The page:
Gratitude has been shown to improve our lives in several areas. Showing gratitude opens the door to better relationships, improves physical and mental health, enhances empathy and reduces aggression, helps us sleep, improves self-esteem, and increases mental strength. Gratitude reduces stress and helps us overcome difficult situations. Grati- tude is not always our first response in situations so it helps to practice gratitude daily.

Fill up a jar with written prompts. The prompts can be typed or handwritten on small slips of paper or even on jumbo wooden craft sticks. Fill free to add stickers, color, or anything to make it a bit more fun. Reflect on your own responses, and encourage children to talk about or journal their responses. Have a conversation with your children about their responses. Below is a list of possible prompts.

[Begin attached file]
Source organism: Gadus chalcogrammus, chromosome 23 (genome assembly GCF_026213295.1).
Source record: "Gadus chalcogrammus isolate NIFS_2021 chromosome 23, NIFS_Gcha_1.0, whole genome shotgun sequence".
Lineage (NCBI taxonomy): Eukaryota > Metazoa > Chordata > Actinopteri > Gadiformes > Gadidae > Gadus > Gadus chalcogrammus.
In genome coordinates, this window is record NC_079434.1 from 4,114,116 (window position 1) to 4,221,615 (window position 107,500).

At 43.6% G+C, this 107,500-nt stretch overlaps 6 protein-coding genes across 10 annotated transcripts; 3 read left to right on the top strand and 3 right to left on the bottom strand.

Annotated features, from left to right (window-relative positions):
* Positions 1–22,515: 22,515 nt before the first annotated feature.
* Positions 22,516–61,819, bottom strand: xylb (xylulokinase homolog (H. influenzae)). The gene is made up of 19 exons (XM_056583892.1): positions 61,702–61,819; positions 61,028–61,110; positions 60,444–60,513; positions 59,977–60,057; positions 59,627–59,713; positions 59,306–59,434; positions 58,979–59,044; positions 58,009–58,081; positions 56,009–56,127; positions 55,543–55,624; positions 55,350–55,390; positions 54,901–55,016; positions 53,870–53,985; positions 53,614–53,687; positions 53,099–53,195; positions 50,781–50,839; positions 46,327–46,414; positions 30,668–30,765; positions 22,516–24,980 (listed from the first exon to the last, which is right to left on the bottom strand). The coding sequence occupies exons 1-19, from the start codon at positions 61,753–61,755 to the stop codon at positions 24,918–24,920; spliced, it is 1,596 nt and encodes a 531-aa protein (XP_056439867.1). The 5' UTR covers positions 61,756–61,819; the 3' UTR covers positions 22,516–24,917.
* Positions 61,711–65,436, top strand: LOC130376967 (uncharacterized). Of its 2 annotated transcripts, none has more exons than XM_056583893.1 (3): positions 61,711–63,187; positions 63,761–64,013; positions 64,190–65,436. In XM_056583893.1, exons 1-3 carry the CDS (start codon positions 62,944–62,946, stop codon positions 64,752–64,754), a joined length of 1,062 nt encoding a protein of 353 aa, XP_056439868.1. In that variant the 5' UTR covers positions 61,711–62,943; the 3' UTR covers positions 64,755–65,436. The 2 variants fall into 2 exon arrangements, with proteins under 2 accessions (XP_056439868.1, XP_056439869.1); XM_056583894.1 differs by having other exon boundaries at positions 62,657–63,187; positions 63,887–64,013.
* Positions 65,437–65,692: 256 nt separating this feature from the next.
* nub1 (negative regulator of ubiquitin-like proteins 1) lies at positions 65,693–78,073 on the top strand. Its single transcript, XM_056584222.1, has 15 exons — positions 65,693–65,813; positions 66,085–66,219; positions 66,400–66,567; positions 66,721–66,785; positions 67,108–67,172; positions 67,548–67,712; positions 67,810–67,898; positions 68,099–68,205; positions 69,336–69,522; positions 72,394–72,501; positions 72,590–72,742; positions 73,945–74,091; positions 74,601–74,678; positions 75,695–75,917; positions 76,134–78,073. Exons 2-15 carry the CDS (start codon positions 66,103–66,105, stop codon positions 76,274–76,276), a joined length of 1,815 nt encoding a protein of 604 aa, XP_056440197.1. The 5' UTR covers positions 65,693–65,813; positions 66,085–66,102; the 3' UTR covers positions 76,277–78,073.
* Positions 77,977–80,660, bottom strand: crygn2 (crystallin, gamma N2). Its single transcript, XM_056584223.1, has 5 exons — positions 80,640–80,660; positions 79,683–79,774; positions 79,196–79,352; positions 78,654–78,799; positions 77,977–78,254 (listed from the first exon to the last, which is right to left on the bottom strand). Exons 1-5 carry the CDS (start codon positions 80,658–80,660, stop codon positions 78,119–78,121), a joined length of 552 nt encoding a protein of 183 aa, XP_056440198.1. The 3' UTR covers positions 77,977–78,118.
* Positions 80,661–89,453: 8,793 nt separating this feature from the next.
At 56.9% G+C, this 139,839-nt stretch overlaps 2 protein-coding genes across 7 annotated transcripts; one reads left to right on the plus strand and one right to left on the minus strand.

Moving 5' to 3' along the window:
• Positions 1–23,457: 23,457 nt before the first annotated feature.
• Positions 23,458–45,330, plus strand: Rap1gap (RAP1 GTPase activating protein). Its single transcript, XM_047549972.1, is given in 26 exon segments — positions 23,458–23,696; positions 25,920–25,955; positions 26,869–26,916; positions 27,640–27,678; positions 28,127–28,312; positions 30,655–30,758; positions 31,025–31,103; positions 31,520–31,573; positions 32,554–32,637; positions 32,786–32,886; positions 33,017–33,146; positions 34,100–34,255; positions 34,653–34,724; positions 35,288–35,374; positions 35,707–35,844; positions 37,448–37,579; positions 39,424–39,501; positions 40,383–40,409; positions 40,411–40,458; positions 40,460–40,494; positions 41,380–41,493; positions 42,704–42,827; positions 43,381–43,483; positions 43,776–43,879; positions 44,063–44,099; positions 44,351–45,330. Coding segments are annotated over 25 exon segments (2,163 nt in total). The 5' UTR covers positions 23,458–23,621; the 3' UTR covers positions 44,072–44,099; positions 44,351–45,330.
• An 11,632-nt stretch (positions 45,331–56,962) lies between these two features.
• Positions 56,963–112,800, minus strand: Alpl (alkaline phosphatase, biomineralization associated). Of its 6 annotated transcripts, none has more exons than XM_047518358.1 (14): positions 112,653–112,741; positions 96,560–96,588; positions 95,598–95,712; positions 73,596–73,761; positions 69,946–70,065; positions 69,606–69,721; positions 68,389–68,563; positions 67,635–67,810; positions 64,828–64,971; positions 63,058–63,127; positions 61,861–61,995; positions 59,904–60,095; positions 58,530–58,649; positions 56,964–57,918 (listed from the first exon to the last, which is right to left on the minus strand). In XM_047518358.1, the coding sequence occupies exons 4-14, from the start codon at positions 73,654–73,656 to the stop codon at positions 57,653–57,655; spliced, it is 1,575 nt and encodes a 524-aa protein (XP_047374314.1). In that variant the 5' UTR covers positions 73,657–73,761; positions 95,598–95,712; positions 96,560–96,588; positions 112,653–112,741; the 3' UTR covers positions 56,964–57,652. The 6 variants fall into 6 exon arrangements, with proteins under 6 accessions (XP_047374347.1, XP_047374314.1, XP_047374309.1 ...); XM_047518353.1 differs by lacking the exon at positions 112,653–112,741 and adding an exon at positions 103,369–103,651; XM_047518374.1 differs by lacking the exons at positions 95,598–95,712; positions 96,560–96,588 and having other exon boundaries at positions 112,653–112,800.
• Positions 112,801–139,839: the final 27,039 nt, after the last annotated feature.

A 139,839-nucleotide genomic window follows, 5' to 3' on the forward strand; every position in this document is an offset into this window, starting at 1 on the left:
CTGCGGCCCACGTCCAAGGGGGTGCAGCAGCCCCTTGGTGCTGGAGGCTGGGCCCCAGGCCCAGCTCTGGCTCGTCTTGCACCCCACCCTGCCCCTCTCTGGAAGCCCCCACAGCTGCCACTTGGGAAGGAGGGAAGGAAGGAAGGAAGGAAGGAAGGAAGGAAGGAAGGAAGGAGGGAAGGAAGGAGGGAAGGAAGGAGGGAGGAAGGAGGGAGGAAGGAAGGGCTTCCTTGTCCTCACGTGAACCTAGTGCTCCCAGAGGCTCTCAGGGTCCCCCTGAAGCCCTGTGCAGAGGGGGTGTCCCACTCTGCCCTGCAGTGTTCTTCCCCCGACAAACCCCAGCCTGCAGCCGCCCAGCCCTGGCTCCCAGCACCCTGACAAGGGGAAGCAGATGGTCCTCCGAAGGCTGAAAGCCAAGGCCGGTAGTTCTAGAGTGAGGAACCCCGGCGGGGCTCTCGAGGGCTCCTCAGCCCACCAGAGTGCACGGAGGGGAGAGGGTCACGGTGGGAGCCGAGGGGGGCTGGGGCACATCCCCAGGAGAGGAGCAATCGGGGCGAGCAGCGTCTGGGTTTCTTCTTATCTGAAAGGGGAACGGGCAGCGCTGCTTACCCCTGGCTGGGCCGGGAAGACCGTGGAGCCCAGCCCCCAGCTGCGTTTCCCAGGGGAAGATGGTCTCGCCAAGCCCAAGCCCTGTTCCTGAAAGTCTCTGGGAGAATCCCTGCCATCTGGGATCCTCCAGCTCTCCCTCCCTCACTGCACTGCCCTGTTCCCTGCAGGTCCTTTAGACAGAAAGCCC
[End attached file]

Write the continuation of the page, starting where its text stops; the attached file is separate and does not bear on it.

• Something beautiful I am grateful for is…
  • A memory I am grateful for is…
  • Something that is funny I am grateful for is…
  • Something money can’t buy I am grateful for is…
  • Something in nature I am grateful for is…
  • Something that is useful I am grateful for is…
  • Something that smells amazing I am grateful for is…
  • Something I did yesterday that I am grateful for is…
  • My favorite place I am grateful for is…
  • Something that I love to eat and I am grateful for is…
  • Something that makes a beautiful sound and I am grateful for is…
  • Something new I am grateful for is…
  • Something unique about me I am grateful for is…
  • The people I am grateful for are…

You can also make a Courage Jar with prompts like “Be brave, be bold, be you” or a Kindness Jar with prompts like “Tell someone that you love them.”